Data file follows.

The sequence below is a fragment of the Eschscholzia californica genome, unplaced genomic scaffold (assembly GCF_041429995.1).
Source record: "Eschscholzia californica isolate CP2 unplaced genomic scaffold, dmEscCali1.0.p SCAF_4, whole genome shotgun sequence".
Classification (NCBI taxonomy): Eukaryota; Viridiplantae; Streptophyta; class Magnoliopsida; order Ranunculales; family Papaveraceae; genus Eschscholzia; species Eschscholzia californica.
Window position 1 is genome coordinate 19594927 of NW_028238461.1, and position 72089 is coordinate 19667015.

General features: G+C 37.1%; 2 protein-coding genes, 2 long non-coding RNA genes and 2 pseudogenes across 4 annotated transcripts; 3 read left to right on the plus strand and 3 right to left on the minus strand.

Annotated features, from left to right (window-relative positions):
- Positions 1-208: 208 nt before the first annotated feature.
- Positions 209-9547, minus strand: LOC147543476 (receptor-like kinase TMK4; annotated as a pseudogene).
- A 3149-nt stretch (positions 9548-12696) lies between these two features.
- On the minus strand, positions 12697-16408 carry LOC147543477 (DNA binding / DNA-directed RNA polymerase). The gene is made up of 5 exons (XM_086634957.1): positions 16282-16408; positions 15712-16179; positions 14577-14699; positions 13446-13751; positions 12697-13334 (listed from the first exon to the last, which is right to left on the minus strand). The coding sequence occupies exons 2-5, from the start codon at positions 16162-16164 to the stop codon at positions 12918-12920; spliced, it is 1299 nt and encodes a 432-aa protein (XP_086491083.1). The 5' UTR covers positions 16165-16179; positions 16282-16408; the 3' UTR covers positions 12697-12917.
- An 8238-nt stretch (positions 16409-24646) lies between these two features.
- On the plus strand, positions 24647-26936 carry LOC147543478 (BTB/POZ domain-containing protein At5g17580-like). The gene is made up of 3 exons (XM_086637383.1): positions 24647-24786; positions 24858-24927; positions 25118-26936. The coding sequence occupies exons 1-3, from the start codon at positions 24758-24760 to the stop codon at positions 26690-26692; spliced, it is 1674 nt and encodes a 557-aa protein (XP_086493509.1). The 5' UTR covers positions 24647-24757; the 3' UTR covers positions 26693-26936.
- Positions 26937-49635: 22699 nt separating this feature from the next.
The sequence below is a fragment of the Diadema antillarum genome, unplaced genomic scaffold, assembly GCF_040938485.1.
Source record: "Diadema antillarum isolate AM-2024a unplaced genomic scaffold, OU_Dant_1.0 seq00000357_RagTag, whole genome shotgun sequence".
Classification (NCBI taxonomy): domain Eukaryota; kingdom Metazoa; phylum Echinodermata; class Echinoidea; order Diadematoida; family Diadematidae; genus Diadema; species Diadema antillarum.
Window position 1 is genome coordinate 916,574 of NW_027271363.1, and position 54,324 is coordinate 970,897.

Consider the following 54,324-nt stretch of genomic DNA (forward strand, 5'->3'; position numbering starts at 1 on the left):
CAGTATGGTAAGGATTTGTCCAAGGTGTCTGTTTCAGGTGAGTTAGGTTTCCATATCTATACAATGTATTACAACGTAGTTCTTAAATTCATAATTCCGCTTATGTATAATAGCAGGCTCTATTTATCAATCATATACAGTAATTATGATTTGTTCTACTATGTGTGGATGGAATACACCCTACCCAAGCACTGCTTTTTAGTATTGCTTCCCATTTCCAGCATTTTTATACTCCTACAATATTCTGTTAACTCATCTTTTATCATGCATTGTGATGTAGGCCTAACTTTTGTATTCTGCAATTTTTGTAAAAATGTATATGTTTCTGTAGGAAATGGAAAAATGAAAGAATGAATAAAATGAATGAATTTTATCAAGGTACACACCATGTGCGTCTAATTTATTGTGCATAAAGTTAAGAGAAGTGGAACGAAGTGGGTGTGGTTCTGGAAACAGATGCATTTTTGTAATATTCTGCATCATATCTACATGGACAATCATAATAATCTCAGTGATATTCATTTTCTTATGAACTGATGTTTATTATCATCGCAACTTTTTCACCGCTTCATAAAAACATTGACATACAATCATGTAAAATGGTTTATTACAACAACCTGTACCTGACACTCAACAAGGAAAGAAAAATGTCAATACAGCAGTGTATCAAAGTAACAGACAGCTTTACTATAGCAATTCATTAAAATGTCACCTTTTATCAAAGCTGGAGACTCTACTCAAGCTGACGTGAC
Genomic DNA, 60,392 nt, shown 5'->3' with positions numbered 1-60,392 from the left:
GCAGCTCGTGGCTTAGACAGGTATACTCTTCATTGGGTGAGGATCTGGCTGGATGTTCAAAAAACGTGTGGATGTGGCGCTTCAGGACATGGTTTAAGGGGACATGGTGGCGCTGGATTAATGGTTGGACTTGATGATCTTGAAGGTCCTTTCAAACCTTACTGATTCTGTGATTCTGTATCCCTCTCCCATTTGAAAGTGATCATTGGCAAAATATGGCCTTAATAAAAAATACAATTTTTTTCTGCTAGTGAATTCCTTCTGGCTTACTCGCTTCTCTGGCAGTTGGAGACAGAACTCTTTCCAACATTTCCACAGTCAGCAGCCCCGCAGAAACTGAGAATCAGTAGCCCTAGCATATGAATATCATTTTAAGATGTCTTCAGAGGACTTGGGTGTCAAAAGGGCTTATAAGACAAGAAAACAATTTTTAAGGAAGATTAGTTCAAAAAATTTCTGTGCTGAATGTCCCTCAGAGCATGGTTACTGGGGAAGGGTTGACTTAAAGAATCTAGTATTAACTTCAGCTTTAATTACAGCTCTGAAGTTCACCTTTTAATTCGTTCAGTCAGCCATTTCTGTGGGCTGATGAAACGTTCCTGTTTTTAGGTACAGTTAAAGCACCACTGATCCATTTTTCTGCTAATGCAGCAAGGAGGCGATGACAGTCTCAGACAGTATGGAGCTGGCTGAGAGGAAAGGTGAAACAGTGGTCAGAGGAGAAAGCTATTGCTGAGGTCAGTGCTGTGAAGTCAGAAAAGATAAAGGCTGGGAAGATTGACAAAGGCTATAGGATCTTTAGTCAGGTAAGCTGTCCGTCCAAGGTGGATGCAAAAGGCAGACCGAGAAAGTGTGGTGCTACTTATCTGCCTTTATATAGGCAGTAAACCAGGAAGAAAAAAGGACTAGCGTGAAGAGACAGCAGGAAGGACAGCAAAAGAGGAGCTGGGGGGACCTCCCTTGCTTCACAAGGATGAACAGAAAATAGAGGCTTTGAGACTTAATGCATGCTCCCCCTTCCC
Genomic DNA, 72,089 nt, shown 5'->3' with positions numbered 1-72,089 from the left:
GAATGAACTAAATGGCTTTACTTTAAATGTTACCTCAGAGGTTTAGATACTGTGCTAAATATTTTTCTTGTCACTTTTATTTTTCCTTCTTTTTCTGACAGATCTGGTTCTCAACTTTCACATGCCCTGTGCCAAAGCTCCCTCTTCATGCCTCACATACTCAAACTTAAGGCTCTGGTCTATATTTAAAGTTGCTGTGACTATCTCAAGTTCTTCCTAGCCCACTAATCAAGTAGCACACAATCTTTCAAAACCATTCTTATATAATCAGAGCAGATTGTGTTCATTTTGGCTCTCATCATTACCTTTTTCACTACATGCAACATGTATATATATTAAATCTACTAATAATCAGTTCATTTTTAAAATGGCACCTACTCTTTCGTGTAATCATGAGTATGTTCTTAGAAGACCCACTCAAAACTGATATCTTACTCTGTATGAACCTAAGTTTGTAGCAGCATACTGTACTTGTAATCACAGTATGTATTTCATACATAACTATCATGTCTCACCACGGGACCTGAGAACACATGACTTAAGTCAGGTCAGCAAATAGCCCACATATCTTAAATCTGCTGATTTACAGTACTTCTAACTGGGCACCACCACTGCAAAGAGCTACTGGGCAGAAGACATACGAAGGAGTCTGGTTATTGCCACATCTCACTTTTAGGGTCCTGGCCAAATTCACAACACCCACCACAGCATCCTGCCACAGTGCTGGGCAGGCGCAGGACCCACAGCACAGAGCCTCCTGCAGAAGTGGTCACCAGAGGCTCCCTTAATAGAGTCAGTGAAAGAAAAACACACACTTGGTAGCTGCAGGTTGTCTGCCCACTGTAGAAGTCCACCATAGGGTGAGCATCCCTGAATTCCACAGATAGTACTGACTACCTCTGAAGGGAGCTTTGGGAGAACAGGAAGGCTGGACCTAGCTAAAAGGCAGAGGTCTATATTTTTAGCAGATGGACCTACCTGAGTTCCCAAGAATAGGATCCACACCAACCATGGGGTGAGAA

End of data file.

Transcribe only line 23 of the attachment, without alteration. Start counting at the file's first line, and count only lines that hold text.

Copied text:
GAATGAACTAAATGGCTTTACTTTAAATGTTACCTCAGAGGTTTAGATACTGTGCTAAATATTTTTCTTGTCACTTTTATTTTTCCTTCTTTTTCTGACAGATCTGGTTCTCAACTTTCACATGCCCTGTGCCAAAGCTCCCTCTTCATGCCTCACATACTCAAACTTAAGGCTCTGGTCTATATTTAAAGTTGCTGTGACTATCTCAAGTTCTTCCTAGCCCACTAATCAAGTAGCACACAATCTTTCAAAACCATTCTTATATAATCAGAGCAGATTGTGTTCATTTTGGCTCTCATCATTACCTTTTTCACTACATGCAACATGTATATATATTAAATCTACTAATAATCAGTTCATTTTTAAAATGGCACCTACTCTTTCGTGTAATCATGAGTATGTTCTTAGAAGACCCACTCAAAACTGATATCTTACTCTGTATGAACCTAAGTTTGTAGCAGCATACTGTACTTGTAATCACAGTATGTATTTCATACATAACTATCATGTCTCACCACGGGACCTGAGAACACATGACTTAAGTCAGGTCAGCAAATAGCCCACATATCTTAAATCTGCTGATTTACAGTACTTCTAACTGGGCACCACCACTGCAAAGAGCTACTGGGCAGAAGACATACGAAGGAGTCTGGTTATTGCCACATCTCACTTTTAGGGTCCTGGCCAAATTCACAACACCCACCACAGCATCCTGCCACAGTGCTGGGCAGGCGCAGGACCCACAGCACAGAGCCTCCTGCAGAAGTGGTCACCAGAGGCTCCCTTAATAGAGTCAGTGAAAGAAAAACACACACTTGGTAGCTGCAGGTTGTCTGCCCACTGTAGAAGTCCACCATAGGGTGAGCATCCCTGAATTCCACAGATAGTACTGACTACCTCTGAAGGGAGCTTTGGGAGAACAGGAAGGCTGGACCTAGCTAAAAGGCAGAGGTCTATATTTTTAGCAGATGGACCTACCTGAGTTCCCAAGAATAGGATCCACACCAACCATGGGGTGAGAA